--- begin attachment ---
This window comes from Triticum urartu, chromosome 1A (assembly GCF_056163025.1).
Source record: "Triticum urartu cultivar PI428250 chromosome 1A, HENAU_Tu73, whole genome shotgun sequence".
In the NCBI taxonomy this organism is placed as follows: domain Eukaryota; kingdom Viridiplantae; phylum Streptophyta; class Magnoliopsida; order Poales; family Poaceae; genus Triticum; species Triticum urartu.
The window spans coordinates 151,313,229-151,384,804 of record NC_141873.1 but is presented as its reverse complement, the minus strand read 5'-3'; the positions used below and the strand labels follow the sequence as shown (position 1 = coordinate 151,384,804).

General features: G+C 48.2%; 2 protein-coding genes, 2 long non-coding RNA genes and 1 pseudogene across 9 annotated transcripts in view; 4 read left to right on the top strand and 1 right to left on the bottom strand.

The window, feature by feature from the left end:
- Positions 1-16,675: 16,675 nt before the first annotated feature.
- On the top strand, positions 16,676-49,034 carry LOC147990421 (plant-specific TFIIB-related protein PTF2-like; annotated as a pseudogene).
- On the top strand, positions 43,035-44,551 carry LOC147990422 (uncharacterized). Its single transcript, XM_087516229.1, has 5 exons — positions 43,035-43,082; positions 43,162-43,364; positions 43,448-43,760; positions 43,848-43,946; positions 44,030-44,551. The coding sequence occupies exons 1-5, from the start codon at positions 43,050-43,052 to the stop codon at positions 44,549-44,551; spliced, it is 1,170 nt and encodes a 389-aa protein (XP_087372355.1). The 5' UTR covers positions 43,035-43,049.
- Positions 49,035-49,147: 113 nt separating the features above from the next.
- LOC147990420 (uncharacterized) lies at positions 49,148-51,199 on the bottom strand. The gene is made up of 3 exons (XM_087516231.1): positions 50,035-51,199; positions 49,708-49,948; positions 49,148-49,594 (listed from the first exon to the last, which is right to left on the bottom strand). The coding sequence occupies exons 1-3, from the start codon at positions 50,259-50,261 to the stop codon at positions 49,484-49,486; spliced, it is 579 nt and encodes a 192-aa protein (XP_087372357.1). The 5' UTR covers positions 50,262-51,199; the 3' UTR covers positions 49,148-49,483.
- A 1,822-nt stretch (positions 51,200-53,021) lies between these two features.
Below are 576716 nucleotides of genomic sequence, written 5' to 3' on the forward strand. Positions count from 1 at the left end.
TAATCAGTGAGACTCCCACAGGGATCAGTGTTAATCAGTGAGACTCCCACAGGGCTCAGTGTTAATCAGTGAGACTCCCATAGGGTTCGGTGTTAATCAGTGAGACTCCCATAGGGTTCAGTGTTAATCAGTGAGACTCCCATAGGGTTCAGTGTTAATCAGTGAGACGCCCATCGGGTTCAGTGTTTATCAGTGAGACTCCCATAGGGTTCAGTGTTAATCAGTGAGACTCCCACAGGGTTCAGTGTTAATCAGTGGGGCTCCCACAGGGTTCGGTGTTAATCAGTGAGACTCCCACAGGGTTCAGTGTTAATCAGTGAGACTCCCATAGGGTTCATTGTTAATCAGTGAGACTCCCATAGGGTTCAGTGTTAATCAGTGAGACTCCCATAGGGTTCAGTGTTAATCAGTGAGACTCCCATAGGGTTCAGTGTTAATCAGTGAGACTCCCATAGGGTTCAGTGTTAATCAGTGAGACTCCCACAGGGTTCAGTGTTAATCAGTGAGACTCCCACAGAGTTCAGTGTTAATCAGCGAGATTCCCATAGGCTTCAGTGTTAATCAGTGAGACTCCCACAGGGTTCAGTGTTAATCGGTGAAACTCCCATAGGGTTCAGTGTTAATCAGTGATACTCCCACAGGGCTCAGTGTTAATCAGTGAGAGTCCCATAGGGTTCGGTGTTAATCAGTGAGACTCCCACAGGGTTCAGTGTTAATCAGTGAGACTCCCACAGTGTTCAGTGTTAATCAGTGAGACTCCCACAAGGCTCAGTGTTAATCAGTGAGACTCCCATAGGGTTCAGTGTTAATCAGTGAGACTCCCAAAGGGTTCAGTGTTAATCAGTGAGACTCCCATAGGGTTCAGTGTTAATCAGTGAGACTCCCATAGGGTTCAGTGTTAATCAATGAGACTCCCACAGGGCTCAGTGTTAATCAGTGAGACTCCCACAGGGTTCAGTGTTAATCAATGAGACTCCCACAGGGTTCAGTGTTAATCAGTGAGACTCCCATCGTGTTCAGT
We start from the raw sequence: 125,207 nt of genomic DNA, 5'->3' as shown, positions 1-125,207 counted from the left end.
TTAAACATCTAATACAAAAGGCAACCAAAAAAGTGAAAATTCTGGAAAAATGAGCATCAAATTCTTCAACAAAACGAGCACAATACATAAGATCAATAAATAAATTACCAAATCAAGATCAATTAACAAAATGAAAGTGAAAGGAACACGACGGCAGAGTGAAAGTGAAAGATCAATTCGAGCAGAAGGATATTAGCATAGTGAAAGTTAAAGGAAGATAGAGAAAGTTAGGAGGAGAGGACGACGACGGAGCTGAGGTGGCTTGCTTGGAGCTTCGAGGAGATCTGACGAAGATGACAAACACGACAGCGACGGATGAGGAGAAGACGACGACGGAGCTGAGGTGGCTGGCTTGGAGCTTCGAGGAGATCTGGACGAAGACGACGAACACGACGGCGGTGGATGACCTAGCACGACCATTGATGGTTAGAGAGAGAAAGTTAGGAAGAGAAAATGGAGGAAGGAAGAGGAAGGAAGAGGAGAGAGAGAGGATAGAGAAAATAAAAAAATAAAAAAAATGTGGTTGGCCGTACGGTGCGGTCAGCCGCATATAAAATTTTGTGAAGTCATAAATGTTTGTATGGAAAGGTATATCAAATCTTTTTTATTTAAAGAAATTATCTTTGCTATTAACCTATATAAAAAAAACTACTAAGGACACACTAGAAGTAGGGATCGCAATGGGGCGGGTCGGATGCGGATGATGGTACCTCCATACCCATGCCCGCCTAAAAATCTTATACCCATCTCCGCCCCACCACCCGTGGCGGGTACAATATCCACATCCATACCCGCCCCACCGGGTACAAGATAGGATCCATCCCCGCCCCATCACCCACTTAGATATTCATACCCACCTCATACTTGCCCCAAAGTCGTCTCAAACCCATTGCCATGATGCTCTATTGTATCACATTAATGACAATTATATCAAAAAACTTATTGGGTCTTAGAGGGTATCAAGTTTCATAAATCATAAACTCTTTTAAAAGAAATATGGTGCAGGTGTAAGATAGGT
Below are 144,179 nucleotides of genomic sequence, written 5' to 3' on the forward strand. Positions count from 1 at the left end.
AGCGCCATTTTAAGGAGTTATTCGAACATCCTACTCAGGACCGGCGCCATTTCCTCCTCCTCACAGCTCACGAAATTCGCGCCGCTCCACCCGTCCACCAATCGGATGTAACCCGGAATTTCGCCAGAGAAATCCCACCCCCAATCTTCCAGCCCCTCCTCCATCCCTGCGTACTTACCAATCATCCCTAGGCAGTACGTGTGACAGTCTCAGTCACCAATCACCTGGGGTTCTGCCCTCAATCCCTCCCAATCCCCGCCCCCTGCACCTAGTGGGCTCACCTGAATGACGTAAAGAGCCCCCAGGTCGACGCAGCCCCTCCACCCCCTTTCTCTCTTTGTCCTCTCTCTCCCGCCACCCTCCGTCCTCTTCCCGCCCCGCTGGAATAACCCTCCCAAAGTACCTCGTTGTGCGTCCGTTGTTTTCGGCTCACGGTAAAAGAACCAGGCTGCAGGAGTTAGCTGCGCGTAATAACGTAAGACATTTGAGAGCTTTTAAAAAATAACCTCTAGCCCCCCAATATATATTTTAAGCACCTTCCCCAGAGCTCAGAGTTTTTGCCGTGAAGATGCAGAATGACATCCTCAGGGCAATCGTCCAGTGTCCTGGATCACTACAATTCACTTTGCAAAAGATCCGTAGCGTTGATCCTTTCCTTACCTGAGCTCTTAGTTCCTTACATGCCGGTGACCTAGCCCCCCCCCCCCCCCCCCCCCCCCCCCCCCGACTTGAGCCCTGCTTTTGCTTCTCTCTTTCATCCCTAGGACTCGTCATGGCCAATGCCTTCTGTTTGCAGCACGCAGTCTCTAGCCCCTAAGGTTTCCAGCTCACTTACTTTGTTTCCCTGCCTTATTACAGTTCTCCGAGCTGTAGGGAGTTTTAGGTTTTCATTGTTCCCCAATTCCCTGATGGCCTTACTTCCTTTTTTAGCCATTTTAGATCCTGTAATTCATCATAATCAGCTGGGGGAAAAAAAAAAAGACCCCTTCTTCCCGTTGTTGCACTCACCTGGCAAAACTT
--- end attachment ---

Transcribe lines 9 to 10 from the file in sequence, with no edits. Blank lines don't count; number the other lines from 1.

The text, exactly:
- On the top strand, positions 43,035-44,551 carry LOC147990422 (uncharacterized). Its single transcript, XM_087516229.1, has 5 exons — positions 43,035-43,082; positions 43,162-43,364; positions 43,448-43,760; positions 43,848-43,946; positions 44,030-44,551. The coding sequence occupies exons 1-5, from the start codon at positions 43,050-43,052 to the stop codon at positions 44,549-44,551; spliced, it is 1,170 nt and encodes a 389-aa protein (XP_087372355.1). The 5' UTR covers positions 43,035-43,049.
- Positions 49,035-49,147: 113 nt separating the features above from the next.